Ghana, Switzerland sign GH¢3.2m agreement to build capacity

April 13, 2022 / Comments (0)

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The government has signed GH¢3.2 million agreement with Switzerland to build capacity and deepen decentralisation at the country’s local government level.

This is to ensure a responsive, effective and efficient local governance system in the country.

The interventions, which will be piloted in 40 assemblies, will contribute to enhancing the technical and administrative capacities of local authorities.

Under the agreement, the Switzerland government will support the Institute of Local Government Studies (ILGS) with GH¢3.2 million to build the capacity to the local government officials to enable them to effectively perform their duties and responsibilities.

The Minister of Local Government, Decentralisation and Rural Development, Mr Dan Kwaku Botwe, and the Director of ILGS, Prof. Nicholas Awortwi, signed on behalf of Ghana while the Ambassador of Switzerland to Ghana, Mr Philipp Starlder, signed on behalf of the Swiss government in Accra.

Collaboration

Mr Botwe noted that the success of Ghana’s decentralisation programme hinged on the capacity levels of local government staff and functionaries.

Therefore, he said Parliament never got it wrong when it promulgated the respective laws for the establishment of both the Local Government Service and the ILGS.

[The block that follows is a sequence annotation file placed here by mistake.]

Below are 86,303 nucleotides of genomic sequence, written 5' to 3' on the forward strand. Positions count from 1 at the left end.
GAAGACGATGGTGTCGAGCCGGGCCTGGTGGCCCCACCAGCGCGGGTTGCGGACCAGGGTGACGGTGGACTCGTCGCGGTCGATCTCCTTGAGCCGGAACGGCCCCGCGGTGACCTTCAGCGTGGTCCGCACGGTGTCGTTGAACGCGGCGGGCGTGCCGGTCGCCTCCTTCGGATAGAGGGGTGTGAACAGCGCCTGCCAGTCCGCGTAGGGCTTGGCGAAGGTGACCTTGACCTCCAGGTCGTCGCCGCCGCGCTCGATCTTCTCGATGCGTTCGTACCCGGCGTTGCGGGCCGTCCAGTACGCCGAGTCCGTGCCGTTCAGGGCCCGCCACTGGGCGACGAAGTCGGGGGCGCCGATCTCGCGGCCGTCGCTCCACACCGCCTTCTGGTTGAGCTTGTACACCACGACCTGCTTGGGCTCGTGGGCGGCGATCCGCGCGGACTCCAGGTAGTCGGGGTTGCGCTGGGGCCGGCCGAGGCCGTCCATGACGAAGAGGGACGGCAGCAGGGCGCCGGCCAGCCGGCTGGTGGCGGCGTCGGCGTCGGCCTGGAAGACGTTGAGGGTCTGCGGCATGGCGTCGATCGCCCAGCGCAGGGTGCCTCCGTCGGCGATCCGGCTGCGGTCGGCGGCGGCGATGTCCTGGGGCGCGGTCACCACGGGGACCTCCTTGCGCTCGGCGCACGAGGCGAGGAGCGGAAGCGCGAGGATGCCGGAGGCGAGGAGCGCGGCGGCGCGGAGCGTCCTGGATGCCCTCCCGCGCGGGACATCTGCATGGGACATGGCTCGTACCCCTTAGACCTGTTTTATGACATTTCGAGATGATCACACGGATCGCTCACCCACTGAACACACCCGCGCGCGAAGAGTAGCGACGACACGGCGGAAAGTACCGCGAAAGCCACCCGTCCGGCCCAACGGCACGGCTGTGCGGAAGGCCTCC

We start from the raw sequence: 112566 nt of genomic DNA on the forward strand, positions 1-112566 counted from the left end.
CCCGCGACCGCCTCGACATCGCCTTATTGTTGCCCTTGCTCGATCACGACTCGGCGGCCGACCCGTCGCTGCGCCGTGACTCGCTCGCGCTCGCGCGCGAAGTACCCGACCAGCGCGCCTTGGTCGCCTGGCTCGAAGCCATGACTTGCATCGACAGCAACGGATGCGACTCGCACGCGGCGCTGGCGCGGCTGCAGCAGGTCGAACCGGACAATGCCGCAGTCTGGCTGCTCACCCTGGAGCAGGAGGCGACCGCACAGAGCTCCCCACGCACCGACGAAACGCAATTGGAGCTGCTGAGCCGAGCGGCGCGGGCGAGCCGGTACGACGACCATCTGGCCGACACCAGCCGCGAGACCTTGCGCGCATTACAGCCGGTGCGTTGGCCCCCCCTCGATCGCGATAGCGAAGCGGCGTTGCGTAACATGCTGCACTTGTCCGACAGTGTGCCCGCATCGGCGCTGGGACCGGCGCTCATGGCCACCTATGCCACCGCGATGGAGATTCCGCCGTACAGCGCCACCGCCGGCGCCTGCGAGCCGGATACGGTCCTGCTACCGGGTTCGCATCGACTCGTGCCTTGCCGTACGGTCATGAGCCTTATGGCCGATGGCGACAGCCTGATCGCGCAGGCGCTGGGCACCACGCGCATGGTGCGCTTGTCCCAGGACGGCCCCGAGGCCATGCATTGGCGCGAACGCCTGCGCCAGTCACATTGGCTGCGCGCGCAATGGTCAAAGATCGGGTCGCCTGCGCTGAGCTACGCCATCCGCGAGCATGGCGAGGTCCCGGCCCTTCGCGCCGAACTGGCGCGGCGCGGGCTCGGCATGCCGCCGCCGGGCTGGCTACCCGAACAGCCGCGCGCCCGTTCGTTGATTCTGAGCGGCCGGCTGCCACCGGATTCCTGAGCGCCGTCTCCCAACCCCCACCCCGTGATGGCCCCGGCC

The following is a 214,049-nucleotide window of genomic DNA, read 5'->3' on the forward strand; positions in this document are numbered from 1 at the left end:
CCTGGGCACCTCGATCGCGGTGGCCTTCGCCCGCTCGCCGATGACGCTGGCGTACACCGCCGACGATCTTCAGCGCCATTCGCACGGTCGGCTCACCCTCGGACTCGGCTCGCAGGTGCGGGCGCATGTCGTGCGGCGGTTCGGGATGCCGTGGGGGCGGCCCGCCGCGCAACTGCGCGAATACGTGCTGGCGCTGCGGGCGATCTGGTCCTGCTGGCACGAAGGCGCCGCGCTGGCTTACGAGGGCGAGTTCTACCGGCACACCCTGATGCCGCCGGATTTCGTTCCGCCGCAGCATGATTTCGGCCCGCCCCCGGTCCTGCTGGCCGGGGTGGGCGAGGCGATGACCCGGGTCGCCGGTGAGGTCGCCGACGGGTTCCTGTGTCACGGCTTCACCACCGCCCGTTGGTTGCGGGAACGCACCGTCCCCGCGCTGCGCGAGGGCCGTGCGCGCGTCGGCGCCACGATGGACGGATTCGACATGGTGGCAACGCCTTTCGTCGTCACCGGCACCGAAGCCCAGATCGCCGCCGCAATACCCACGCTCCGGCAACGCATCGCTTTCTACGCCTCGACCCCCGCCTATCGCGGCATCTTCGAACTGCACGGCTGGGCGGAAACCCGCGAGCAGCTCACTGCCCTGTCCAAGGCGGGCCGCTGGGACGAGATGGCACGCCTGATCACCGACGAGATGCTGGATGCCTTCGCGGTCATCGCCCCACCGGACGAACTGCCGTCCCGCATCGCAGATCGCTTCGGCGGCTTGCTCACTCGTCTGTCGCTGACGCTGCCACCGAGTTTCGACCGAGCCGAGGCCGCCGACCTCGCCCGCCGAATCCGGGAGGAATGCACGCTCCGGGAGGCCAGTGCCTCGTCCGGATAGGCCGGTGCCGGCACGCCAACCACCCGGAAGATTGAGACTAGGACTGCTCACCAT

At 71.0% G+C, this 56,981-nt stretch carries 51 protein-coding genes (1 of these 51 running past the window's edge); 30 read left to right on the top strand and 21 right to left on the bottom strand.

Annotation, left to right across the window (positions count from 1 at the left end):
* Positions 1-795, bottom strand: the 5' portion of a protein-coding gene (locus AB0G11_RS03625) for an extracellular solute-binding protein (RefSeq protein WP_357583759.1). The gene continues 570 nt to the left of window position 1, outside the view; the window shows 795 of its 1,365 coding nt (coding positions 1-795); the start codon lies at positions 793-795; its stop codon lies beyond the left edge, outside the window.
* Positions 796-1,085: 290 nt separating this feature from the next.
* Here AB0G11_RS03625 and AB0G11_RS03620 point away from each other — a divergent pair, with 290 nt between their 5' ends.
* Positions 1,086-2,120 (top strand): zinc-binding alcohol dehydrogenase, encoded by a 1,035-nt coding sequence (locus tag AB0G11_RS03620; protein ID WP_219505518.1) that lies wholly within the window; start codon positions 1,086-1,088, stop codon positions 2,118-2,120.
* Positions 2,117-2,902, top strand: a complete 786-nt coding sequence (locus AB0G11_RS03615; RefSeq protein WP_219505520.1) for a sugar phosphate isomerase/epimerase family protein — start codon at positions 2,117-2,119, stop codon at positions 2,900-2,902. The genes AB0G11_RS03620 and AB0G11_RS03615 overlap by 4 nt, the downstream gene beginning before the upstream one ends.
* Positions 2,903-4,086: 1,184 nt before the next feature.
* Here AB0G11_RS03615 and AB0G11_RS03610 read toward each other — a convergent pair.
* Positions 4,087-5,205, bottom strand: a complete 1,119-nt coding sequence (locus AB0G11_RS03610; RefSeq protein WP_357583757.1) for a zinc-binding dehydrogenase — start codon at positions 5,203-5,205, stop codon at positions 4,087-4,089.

He said the LGS, on the other hand, was mandated under the Local Government Studies Act, 2003 (Act 647) to organise the training of both staff and members of the local governments.

“That is to enhance their managerial, administrative, financial and operational efficiency,” he said.

Mr Botwe said both institutions recognised the importance of working together to ensure that the capacities of staff were adequate for the discharge of the mandates of local governments in Ghana.

He, however, noted that the desired pace of collaboration had been quite slow in recent times.

Capacity building

Mr Botwe said the interventions, though extremely important, had not yielded the requisite benefit as a wide range of actors, including sector ministries and agencies, development partners, civil society organisations (CSOs) and private consultants had provided training in a fragmented manner.

That, he said, had resulted in duplication, lack of sustainability and follow-up, gap in delivery and absence of Standardisation, among other constraints.

Given the present conditions of local development, Mr Botwe said there was the need for capacity building that emphasised both improvements in local governance processes and their outcomes.

It was his hope that the 40 Metropolitan, Municipal and District Assemblies (MMDAs) would be representative of the diverse local government landscape of the country, including considerations for urban and rural settlements from each of the 16 regions.

“My ministry will work with the institute and other partners to complete this assignment on time and with the desired level of quality to ensure that the requisite lessons and insights are drawn to inform processes for a nation-wide rollout of this novelty in capacity building for the sector,” the minister said.

Source: Graphic Online

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